Sackler Prize

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The Raymond and Beverly Sackler International Prize is a $40,000 prize in the disciplines of either physics or chemistry awarded by Tel Aviv University each year for young scientists who have made outstanding and fundamental contributions in their fields.[1] It was created through the generosity of Dr. Raymond Sackler and his wife, Mrs. Beverly Sackler.

There is an age limit for all nominees. Nominations for the Sackler Prize can be made by individuals in any of the following categories: 1) Faculty of Physics, Astronomy or Chemistry departments in institutions of higher learning worldwide. 2) Presidents, Rectors, Vice-Presidents, Provosts and Deans, of institutions of higher learning worldwide. 3) Directors of laboratories worldwide. 4) Sackler Prize laureates.

The 2005 prize was shared jointly by Professor Christoph Dellago of the University of Vienna, Dr. Christopher Jarzynski of Los Alamos National Laboratory, and Professor David Reichman of Columbia University, for their ground breaking developments in statistical mechanics and seminal contributions to the dynamics of disordered condensed matter.

The 2006 joint winners were Professor Yuri Kovchegov of Ohio State University, for his work in quantum chromodynamics at very high energies and gluon densities, and Professor Thomas Glasmacher of Michigan State University, for developing new sensitive methods of studying nuclear structure, utilizing Coulomb excitation with fast beams of rare isotopes.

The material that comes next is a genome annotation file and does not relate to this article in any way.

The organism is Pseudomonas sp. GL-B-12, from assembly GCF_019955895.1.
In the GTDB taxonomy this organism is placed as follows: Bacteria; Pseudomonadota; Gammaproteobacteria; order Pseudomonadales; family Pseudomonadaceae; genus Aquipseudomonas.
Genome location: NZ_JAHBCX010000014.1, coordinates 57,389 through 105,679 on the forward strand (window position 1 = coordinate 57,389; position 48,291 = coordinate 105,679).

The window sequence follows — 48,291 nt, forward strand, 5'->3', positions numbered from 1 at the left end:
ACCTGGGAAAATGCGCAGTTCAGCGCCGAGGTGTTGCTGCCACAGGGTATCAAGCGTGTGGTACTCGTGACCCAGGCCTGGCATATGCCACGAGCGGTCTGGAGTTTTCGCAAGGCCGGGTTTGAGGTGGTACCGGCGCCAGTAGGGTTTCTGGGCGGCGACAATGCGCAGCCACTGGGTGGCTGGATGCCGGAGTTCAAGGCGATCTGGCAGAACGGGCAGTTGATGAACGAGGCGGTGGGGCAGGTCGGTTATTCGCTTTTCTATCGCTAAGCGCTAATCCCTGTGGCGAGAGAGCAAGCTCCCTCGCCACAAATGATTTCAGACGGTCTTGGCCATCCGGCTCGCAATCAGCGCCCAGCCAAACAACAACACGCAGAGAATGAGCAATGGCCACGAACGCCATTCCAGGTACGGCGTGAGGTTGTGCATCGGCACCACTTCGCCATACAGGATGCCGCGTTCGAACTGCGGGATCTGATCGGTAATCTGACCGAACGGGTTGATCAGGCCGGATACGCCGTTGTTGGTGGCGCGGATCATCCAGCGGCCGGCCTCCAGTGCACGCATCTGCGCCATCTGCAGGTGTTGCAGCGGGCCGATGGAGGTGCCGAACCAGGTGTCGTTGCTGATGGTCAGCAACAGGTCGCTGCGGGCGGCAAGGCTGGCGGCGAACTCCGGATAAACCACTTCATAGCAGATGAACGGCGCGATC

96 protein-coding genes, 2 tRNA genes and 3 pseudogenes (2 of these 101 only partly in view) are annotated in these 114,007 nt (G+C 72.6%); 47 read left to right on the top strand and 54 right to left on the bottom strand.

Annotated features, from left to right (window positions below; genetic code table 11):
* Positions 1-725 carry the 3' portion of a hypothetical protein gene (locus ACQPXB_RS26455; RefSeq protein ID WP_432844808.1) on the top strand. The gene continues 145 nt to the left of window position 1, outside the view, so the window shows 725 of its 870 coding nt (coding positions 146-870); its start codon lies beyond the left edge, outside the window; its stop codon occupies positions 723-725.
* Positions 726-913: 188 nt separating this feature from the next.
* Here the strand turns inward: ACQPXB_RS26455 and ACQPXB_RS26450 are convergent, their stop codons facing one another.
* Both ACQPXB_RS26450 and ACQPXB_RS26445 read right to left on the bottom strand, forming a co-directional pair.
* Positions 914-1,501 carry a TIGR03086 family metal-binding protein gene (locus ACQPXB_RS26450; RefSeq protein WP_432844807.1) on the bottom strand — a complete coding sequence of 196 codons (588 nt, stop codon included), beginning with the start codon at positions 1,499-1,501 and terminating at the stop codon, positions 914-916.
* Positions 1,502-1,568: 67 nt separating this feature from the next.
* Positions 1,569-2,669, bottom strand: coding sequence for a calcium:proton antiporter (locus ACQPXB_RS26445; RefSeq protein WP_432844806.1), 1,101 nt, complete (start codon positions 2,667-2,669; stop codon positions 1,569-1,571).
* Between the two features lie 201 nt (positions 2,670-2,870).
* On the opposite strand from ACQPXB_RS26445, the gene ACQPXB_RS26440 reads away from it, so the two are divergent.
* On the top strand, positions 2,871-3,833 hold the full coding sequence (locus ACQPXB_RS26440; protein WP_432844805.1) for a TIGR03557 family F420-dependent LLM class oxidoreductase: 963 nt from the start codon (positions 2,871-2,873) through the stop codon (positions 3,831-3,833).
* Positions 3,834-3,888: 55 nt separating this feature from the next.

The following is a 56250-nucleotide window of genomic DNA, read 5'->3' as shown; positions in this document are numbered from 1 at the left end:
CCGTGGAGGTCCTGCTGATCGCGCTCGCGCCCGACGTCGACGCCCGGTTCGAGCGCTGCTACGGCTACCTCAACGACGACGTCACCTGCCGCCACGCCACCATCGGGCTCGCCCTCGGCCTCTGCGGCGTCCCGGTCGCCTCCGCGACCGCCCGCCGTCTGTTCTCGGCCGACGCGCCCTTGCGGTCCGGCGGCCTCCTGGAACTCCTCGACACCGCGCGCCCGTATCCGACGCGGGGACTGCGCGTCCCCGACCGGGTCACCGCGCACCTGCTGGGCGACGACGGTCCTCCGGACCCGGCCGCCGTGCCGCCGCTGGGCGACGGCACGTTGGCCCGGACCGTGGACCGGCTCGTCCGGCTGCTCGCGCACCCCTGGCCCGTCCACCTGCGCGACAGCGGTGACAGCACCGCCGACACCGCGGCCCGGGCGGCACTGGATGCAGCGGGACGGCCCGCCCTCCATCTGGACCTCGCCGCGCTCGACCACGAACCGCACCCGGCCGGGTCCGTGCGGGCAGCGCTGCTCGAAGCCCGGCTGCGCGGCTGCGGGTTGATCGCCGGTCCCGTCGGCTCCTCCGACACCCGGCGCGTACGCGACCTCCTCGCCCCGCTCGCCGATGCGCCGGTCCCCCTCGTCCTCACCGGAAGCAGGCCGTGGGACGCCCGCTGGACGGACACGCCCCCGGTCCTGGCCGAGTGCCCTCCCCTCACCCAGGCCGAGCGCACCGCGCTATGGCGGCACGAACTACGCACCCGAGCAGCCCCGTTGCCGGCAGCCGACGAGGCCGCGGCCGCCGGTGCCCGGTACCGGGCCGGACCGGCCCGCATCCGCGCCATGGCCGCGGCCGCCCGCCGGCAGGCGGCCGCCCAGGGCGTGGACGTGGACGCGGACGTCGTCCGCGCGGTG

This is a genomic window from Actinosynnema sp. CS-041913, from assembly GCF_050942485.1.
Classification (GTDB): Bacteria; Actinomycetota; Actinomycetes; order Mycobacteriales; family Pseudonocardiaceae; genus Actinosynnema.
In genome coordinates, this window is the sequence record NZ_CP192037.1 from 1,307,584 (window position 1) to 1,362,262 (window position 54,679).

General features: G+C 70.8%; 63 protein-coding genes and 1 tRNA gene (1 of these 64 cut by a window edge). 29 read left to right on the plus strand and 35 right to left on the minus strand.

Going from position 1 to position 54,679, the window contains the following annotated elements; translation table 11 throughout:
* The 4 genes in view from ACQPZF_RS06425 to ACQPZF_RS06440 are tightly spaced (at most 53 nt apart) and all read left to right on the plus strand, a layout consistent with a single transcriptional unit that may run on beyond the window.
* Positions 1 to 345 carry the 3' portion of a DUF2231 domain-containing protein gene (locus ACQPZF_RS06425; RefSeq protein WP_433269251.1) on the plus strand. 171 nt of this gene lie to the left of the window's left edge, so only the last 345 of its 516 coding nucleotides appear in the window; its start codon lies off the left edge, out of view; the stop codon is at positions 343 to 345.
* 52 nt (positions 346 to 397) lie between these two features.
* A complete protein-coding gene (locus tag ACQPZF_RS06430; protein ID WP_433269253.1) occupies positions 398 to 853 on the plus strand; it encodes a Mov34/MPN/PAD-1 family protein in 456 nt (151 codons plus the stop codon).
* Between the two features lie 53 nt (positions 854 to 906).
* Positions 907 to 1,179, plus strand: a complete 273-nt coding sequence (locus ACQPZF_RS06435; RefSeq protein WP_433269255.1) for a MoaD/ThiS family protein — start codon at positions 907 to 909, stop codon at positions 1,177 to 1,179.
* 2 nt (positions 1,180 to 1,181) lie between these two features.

The 2007 joint winners were Professor Clare M. Waterman-Storer and Professor Frank Jülicher.

Xiaoliang Sunney Xie (2003), Juan Maldacena and Michael R. Douglas have also won this prize.

For 2008, the age limit has been raised to 45 and the prize money to $50,000.[2]

There is also a Raymond and Beverly Sackler Prize in Music Composition, the purpose of which is to provide financial support for the creation of new musical works, and which is administered by the School of Fine Arts at the University of Connecticut. Begun in 2002, the international award offers a substantial recognition including public performances, recordings, and a prize of $25,000 (USD). The 2015 winner was David Dzubay.


  1. ^ "MSU cyclotron physicist honored with Sackler Prize". Michigan State University. 2006-05-04. Retrieved 2008-03-09. 
  2. ^ "Tel Aviv University - Raymond and Beverly Sackler Prize in the Physical Sciences (Physics) - Call for Nominations". Duke University. 2008-01-09. Retrieved 2008-03-09. 

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